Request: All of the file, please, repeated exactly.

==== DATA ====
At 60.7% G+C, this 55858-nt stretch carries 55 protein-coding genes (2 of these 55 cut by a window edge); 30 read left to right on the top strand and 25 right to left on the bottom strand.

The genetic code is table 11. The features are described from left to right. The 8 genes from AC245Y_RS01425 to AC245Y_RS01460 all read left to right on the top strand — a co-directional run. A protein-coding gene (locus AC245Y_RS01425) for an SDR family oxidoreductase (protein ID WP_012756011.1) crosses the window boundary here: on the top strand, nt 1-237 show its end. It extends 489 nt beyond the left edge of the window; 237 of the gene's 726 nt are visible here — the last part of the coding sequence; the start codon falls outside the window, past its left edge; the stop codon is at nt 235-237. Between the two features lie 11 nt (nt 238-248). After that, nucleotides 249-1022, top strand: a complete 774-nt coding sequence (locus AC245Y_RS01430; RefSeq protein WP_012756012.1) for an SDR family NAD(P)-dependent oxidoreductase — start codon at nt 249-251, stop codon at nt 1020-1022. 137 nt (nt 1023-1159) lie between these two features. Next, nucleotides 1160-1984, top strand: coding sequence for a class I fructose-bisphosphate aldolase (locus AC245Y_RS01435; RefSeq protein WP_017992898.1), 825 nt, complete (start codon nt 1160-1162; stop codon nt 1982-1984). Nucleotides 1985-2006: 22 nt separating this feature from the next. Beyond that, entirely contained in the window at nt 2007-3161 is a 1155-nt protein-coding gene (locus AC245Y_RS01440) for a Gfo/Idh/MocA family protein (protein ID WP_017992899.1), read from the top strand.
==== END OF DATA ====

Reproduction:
At 60.7% G+C, this 55858-nt stretch carries 55 protein-coding genes (2 of these 55 cut by a window edge); 30 read left to right on the top strand and 25 right to left on the bottom strand.

The genetic code is table 11. The features are described from left to right. The 8 genes from AC245Y_RS01425 to AC245Y_RS01460 all read left to right on the top strand — a co-directional run. A protein-coding gene (locus AC245Y_RS01425) for an SDR family oxidoreductase (protein ID WP_012756011.1) crosses the window boundary here: on the top strand, nt 1-237 show its end. It extends 489 nt beyond the left edge of the window; 237 of the gene's 726 nt are visible here — the last part of the coding sequence; the start codon falls outside the window, past its left edge; the stop codon is at nt 235-237. Between the two features lie 11 nt (nt 238-248). After that, nucleotides 249-1022, top strand: a complete 774-nt coding sequence (locus AC245Y_RS01430; RefSeq protein WP_012756012.1) for an SDR family NAD(P)-dependent oxidoreductase — start codon at nt 249-251, stop codon at nt 1020-1022. 137 nt (nt 1023-1159) lie between these two features. Next, nucleotides 1160-1984, top strand: coding sequence for a class I fructose-bisphosphate aldolase (locus AC245Y_RS01435; RefSeq protein WP_017992898.1), 825 nt, complete (start codon nt 1160-1162; stop codon nt 1982-1984). Nucleotides 1985-2006: 22 nt separating this feature from the next. Beyond that, entirely contained in the window at nt 2007-3161 is a 1155-nt protein-coding gene (locus AC245Y_RS01440) for a Gfo/Idh/MocA family protein (protein ID WP_017992899.1), read from the top strand.